Flowering plants rely on insects, birds, and other creators for pollination. In turn, plants attracting pollinators feed and house beneficial insects like bees and butterflies, and nectar-loving birds like hummingbirds.
Some bugs eat too much, destroying their plant hosts and spreading disease. Other beneficial insects fight off the destructive species, eating them or disrupting their reproductive process. Birds, bats, and lizards help too, consuming pests both large and small.
Nature provides checks and balances in a garden. You can attract insects and creatures which will help maintain the health of a garden without pesticides.
Choosing a wide diversity of plants in your landscape can help attract helpful insects and predators on a regular basis. They improve the resilience of the garden and reduce the need to use chemicals for pest control.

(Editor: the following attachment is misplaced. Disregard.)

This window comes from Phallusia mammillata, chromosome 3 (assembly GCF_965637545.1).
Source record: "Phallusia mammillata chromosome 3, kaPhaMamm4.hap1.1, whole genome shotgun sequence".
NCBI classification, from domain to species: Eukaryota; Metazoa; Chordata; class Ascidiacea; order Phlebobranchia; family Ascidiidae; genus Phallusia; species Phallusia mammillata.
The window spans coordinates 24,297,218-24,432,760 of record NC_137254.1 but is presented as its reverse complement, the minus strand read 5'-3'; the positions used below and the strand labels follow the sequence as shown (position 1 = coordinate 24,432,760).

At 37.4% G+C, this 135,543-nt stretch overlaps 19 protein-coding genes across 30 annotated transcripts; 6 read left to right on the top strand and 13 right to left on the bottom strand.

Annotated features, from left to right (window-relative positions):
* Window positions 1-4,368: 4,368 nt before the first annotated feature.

To attract more garden helpers, create habitat for them. Consider adding a nesting box for bees. Leave a small rock pile for lizards to inhabit. Put a large tree branch in the garden and let it decompose naturally.
Planting a Butterfly Garden
Numerous plants attract pollinators and support the life cycle of butterflies, including the threatened monarch butterfly. Plant several in the garden to help the larvae and caterpillars as well as the full-grown, nectar-seeking adults. Some good choices:
- Narrow Leaf Milkweed (Asclepias fascicularis)
- Island Alum Root (Heuchera maxima)
- San Miguel Island Buckwheat (Eriogonum grande var. rubescens)
- Cedros Island Verbena (Verbena lilacina)
- Island Bush Snapdragon (Gambelia speciosa)
What’s The Buzz?
Not all ground needs to be covered in mulch. Try designating a five to ten square foot patch of open soil around plants for ground-nesting bees and insects, especially if your garden contains San Diego native plants. Succulents don’t like mulch right up against their stems, for example. Create a landscape where plants and pollinators work together
This article is part of a year-long series inspired by the 71-page Sustainable Landscapes Program guidebook available at SustainableLandscapesSD.org. The Water Authority and its partners also offer other great resources for landscaping upgrades, including free WaterSmart classes at WaterSmartSD.org.